|how come pro cyclist earn so little??!||Maverick|
Dec 15, 2001 8:03 AM
|well ppl, 'was wondering how come we cyclist (pros especially) sweat like a dog and earn so little $$$ in races?? don't y'all feel we simply deserve more?? i mean look at those golfers, soccer players etc, they earn by the millions..this is not fair!!
anyone out there with answers??
|Because no one else cares!||I AM|
Dec 15, 2001 2:29 PM
|Sad but true. Based on pure athletisism(SP) cyclists should make way more than golfers but without a huge U.S. network TV
contract that isn't going to happen.
|Because no one else cares!||p1rana|
Dec 15, 2001 3:26 PM
|Hey! Im a golfer ;). But biking is really cool too (why would i be here), its just as others have said the amount of advertising dollar that you can get. The more the people interested the more you can make. But that is also something that can set cyclists apart, definitely not in a bad way.|
Dec 15, 2001 2:59 PM
|... for UCI riders, there is now a minimum wage with plans for a minimum "retirement" package... still nowhere near many professional sports (merely a living wage)... but that's our economic system... NASCAR turns a bigger ad dollar than Pro/Am cycling... the Armstrongs, Ullrichs and Zabels are the rare exceptions (how can A-Rod be worth 280 million???)
Course, this translates over all strata of our economy... and in odd ways... my bike is worth more than my truck...
Remain In Light.
|re: how come pro cyclist earn so little??!||TrekMan|
Dec 15, 2001 3:14 PM
|You have to buy a ticket to get in and watch golfers and soccer players play, but you don't get charged to stand on the side of a road and watch cyclists go by. And like the above poster said there aren't any big tv deals or pay per view for cycling like there is for soccer and golf. Everybody where I work is into soccer, golf, athletics (watching only!) etc. But when I say I'm into cycling they all look at me like I've got two heads!!! Sadly cycling just isn't main stream, yet.|
|re: how come pro cyclist earn so little??!||Maverick|
Dec 15, 2001 11:46 PM
|it's really sad to know that cyling is still categorised as a second grade sport. well, as far as i'm concern, we ppl ride for the love of the sport and not for anything else. but i really wish we could do something as to bring our sport to a better level. i want to see more Armstrongs, Ullrichs and Zabels emerge from our sport. something need to be done here!!|
|One observation: most cycling fans ride...||Bruno S|
Dec 15, 2001 9:07 PM
|That shows you how little exposure of cycling there is in the US. In most other sports there are fans that just watch the sport and select a prefered team because of where that team is based.|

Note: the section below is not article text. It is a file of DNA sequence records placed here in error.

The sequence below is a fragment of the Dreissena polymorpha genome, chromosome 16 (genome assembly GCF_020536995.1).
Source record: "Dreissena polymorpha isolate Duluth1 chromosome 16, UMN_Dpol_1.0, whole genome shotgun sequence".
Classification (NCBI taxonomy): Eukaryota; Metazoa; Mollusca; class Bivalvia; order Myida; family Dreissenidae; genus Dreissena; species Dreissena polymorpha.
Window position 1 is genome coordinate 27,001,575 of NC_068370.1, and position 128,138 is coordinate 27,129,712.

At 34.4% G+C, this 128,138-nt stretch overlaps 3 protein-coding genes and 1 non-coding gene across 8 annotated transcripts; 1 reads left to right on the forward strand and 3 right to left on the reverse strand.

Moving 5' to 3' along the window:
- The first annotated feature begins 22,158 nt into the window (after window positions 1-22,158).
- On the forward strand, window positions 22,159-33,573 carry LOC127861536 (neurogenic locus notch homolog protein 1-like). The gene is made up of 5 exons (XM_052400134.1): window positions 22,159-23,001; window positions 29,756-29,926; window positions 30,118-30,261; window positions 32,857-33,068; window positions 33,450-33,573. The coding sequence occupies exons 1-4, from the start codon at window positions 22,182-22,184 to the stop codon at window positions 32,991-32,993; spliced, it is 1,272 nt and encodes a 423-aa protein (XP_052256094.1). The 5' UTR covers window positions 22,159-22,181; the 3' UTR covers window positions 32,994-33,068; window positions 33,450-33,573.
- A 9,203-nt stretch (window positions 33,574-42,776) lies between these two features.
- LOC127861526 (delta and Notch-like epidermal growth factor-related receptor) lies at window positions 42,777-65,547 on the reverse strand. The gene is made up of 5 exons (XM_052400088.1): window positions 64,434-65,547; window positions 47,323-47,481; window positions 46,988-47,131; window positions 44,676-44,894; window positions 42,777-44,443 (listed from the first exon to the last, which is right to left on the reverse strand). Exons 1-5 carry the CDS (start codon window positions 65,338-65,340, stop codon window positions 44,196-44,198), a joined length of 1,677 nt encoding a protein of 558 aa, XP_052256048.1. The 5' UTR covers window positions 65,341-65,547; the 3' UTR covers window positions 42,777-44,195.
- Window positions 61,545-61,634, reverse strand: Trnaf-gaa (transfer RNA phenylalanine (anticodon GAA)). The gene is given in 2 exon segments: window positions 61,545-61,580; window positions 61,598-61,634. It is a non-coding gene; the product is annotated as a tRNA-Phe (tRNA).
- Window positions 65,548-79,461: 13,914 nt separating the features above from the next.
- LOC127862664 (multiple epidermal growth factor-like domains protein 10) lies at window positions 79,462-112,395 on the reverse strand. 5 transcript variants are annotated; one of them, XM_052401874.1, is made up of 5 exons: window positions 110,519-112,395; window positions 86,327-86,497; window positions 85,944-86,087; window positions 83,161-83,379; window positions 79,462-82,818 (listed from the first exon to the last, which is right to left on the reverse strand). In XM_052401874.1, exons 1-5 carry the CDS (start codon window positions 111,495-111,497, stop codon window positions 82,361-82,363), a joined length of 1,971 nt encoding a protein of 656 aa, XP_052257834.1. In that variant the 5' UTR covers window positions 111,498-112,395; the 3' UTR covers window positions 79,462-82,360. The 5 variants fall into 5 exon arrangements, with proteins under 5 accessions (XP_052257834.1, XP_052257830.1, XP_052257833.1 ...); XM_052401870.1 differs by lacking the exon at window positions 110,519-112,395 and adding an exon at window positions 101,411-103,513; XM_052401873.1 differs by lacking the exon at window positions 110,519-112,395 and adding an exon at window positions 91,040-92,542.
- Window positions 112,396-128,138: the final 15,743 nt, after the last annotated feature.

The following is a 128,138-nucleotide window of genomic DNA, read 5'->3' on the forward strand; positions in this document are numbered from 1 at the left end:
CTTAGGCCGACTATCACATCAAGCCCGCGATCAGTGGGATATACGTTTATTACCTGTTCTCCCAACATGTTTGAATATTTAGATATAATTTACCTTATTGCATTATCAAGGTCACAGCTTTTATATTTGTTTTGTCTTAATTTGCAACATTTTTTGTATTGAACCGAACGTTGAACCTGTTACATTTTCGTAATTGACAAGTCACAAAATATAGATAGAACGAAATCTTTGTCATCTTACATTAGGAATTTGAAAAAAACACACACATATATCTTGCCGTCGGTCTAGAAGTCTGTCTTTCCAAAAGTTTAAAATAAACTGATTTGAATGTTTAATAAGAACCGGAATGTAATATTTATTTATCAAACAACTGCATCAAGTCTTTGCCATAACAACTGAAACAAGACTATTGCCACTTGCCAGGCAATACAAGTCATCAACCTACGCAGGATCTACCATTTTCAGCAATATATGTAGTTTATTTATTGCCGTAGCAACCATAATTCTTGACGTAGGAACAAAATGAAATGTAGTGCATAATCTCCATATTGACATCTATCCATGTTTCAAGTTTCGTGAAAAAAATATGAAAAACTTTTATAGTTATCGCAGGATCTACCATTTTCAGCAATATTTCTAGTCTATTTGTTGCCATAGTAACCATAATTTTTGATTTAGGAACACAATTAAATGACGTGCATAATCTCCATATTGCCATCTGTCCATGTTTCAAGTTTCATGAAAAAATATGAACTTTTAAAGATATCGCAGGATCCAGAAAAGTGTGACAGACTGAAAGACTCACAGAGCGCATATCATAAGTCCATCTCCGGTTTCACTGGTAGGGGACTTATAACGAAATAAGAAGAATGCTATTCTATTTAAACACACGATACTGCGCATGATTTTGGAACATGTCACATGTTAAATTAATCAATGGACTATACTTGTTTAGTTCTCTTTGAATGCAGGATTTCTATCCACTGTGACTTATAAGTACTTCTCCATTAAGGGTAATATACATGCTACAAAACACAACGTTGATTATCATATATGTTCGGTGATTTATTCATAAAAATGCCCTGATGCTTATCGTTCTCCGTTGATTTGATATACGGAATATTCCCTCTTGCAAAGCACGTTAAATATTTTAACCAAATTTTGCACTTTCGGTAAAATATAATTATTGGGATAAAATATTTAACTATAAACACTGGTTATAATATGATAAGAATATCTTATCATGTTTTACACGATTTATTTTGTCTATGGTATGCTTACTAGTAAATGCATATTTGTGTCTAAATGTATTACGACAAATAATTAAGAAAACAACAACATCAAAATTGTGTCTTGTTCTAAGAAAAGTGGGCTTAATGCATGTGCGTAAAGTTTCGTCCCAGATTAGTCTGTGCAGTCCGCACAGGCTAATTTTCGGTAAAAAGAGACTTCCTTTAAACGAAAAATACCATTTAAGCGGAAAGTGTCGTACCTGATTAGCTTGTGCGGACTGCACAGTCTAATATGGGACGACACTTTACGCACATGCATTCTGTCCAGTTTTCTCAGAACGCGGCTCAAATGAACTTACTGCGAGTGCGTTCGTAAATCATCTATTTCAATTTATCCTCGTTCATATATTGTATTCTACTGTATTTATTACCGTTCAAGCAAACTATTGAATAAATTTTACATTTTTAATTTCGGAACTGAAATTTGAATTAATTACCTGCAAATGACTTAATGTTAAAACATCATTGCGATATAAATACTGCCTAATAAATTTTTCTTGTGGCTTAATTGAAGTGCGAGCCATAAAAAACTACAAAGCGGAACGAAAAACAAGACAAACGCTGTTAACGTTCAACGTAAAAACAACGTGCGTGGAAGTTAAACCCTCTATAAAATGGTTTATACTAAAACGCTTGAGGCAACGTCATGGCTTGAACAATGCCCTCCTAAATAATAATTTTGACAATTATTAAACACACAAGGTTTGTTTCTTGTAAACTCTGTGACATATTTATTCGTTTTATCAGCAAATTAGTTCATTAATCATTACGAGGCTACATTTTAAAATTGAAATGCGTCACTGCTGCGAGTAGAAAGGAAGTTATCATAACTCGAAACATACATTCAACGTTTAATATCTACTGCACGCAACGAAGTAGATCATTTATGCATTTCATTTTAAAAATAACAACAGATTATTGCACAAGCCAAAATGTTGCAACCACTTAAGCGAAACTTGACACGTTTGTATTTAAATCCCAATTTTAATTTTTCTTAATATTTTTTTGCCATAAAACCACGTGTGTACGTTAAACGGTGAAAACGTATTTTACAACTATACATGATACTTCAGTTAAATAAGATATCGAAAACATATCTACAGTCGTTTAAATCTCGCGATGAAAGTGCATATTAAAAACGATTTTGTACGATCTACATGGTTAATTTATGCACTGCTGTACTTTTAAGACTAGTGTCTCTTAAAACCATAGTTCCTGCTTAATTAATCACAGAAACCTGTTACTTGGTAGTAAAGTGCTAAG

|The real question,||TJeanloz|
Dec 16, 2001 8:38 AM
|The real question probably ought to be, why do some athletes make so much?
Seriously, why does A-Rod make ~$250million? I don't know for certain, but I find it hard to believe that his contribution to the team is that great.
Actually, Michael Jordan's return gives us some interesting things to look at. His return clearly boosted gate sales for the Wizards. And he is probably worth it, because I believe he's only nominally being paid (something like ~$1million a season). But it will be interesting to see how much higher the Wizards revenues are with a superstar than they were without.
The real thing to consider with cyclists, is that they don't really have salaries- because the teams don't have gate income. They really have only endorsement and prize money- like golfers. And where does Tiger Woods make most of his money? From American Express and Buick, not the PGA Tour. Similarly, Lance Armstrong makes most of his money from Bristol Myers Squib, not the USPS. When the sport is structured around endorsement dollars, the gap between rich and poor will be biggest.
|The real question,||djg|
Dec 17, 2001 8:25 AM
|is, rather, why somebody would get to be a pro cyclist first, and ask this question second. Look, the market does what the market does. Supply, demand, blah, blah, blah. How hard the individual athlete has to work is a pretty small part of the equation. A professional athlete is not like a professional doctor--he or she doesn't provide a service to an individual fan one-on-one. The athlete provides two services, entertainment and billboard space, that are valuable insofar as they can be simultaneously available to many people. How many people--and from which marketing demographic--care to watch matter more for the $ than how much you sweat. |
I don't mean to denigrate pro cycling. I like pro cycling. I think it's cool. I couldn't do it myself, but I have no doubts that it's damn hard. I buy magazines that cover it. Sometimes I attend races as a spectator (my strictly amateur cat 3 days are over). I tune in on TV (albeit sans OLN) and I've even bought a couple of pro cycling videos. Whatever. But I don't really see what fairness has to do with it. Heck, you're riding a bike, not curing cancer. If you want to get rich, try your hand at pro baseball. Or try providing a service which more people actually want or need. There may be no accounting for taste. Personally, I cannot stand watching golf on TV. But the fact that there are only dozens, rather than hundreds, of really lucrative pro cycling contracts out there strikes me as pretty low on the scale of relative social injustices.